1. Business
March 2, 2017updated 23 Dec 2021 12:10pm

McDonald’s wants to make dreams come true with home delivery

Fast food favourite McDonald’s wants to tap into the $100bn restaurant delivery market by expanding its home delivery food service in the US.

At a McDonald’s investor day in Chicago yesterday, Bloomberg reported that the chain wants to use delivery to reignite sales that slowed after it launched all-day breakfast in the US in 2015.

Senior vice president Lucy Brady said:

“Restaurant delivery is a $10bn market and it’s exploded. There’s significant opportunity that we haven’t even tapped into yet.”

McDonald’s home delivery isn’t a new concept. Many of its restaurants in Asia and the Middle East offer the service, contributing $1bn in sales last year.

The company has been reportedly testing the concept with Postmates, UberEats and Foodpanda. At the event on Wednesday, it mentioned restaurant delivery service Grubhub too, which caused the company’s shares to go up by 3.9 percent.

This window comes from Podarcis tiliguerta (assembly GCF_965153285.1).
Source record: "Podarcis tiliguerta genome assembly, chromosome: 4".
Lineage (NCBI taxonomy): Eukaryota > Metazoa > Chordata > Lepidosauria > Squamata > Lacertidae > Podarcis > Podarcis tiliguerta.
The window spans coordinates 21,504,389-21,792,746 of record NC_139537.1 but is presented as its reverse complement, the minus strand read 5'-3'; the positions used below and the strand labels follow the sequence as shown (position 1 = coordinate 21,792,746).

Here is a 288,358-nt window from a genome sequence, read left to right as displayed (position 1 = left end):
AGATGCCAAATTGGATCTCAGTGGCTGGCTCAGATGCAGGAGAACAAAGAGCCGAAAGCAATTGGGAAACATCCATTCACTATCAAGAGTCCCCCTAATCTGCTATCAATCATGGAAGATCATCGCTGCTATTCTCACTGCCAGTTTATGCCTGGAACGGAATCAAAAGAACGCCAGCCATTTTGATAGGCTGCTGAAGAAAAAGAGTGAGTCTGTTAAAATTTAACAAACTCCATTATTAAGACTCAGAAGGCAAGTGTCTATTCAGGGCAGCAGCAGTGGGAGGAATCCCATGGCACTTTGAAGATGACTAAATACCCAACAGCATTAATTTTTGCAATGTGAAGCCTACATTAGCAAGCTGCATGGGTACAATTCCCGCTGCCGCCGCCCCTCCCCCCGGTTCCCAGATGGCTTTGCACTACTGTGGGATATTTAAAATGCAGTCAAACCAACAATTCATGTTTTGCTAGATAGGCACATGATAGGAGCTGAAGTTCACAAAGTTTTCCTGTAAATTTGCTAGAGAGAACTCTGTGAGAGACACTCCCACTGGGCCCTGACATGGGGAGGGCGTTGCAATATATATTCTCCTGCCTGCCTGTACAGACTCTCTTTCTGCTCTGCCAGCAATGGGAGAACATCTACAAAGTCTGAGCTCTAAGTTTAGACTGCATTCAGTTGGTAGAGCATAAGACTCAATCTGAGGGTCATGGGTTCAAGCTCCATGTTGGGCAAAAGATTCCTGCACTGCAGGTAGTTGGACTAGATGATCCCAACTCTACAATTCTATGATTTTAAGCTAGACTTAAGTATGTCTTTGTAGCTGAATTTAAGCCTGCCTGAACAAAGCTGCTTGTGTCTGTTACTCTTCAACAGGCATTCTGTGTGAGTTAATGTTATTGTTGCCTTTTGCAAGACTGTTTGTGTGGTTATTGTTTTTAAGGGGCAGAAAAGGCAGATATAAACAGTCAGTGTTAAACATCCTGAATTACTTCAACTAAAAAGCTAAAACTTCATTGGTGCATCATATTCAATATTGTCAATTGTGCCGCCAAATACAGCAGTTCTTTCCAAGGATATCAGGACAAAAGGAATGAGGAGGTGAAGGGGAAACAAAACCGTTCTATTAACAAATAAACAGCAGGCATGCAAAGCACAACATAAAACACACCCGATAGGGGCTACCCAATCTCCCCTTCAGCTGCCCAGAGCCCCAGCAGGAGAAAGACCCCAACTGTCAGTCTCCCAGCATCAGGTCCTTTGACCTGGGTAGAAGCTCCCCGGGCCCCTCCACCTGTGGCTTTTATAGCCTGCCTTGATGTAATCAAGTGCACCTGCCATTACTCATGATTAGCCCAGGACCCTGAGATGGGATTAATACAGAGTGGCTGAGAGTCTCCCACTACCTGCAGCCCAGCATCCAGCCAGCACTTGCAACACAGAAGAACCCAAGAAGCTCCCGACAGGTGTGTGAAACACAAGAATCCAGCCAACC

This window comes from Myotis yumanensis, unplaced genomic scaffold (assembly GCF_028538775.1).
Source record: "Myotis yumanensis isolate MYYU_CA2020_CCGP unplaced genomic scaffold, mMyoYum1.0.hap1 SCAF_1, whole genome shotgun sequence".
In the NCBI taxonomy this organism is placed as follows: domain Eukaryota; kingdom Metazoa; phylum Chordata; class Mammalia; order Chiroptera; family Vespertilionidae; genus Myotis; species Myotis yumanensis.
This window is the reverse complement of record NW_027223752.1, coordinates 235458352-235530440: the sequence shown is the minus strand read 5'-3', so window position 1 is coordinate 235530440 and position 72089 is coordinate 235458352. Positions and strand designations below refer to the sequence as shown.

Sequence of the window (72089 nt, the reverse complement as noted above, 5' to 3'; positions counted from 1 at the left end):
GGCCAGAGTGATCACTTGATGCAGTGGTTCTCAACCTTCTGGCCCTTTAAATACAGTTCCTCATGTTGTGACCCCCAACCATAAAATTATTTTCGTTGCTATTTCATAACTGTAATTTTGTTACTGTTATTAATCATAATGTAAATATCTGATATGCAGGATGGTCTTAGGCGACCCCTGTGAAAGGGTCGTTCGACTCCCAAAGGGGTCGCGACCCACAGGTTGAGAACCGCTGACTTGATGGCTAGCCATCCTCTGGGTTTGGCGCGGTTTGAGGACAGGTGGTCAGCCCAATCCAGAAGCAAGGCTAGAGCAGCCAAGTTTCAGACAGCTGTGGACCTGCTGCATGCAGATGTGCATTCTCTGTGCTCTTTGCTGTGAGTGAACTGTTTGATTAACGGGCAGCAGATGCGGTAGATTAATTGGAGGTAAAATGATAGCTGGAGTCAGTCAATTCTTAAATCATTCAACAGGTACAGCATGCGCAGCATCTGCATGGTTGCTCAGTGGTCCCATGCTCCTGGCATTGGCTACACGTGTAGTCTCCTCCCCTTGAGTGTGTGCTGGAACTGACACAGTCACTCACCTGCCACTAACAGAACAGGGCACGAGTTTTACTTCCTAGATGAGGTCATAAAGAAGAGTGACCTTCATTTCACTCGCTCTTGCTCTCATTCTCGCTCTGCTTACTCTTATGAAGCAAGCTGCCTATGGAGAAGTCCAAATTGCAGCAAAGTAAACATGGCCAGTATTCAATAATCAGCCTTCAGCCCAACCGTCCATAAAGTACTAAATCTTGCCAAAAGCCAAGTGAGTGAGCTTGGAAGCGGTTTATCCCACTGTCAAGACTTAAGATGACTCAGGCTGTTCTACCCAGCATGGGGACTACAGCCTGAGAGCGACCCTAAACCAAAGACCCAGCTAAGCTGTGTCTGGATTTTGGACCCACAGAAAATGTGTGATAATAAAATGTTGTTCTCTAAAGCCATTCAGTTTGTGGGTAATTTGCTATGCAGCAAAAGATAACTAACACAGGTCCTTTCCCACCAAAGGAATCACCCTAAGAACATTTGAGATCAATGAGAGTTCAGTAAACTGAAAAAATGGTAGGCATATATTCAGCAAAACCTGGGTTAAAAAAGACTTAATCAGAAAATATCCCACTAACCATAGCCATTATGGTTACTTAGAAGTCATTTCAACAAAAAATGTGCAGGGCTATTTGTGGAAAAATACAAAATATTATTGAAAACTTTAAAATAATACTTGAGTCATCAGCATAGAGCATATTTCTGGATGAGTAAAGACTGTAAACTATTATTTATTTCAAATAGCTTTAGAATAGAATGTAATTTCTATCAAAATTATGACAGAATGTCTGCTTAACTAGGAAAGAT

As well as eyeing up delivery, McDonald’s wants to overhaul the company to focus more digital technology, by incorporating mobile ordering and payments into its restaurants.

This is part of the chains plans to achieve long-term system wide sales growth of three to five percent, starting in 2019.

This initiative has been named ‘Experience of the Future’, which will see restaurants upgraded to include touch screens and accommodate orders from apps, similar to the likes of Starbucks.

McDonald’s has been attempting to revolutionise the brand and keep it relevant in an increasingly overcrowded fast-food market.

Burgers have become the food of choice for many, particularly in the UK, which has become home to other major US brands such as Five Guys and Shake Shack in recent years.

According to a YouGov poll in 2014, Burger King and Five Guys tied for first place as the US’s favourite fast food burger, but McDonald’s did win with 34 percent of the vote as having the best fries.

This was the same year the company’s annual net income dropped 15 percent to $4.7bn, one of the chain’s worst-ever years.

If we want to still have the Golden Arches as a food choice, let’s hope delivery can reignite the brand.

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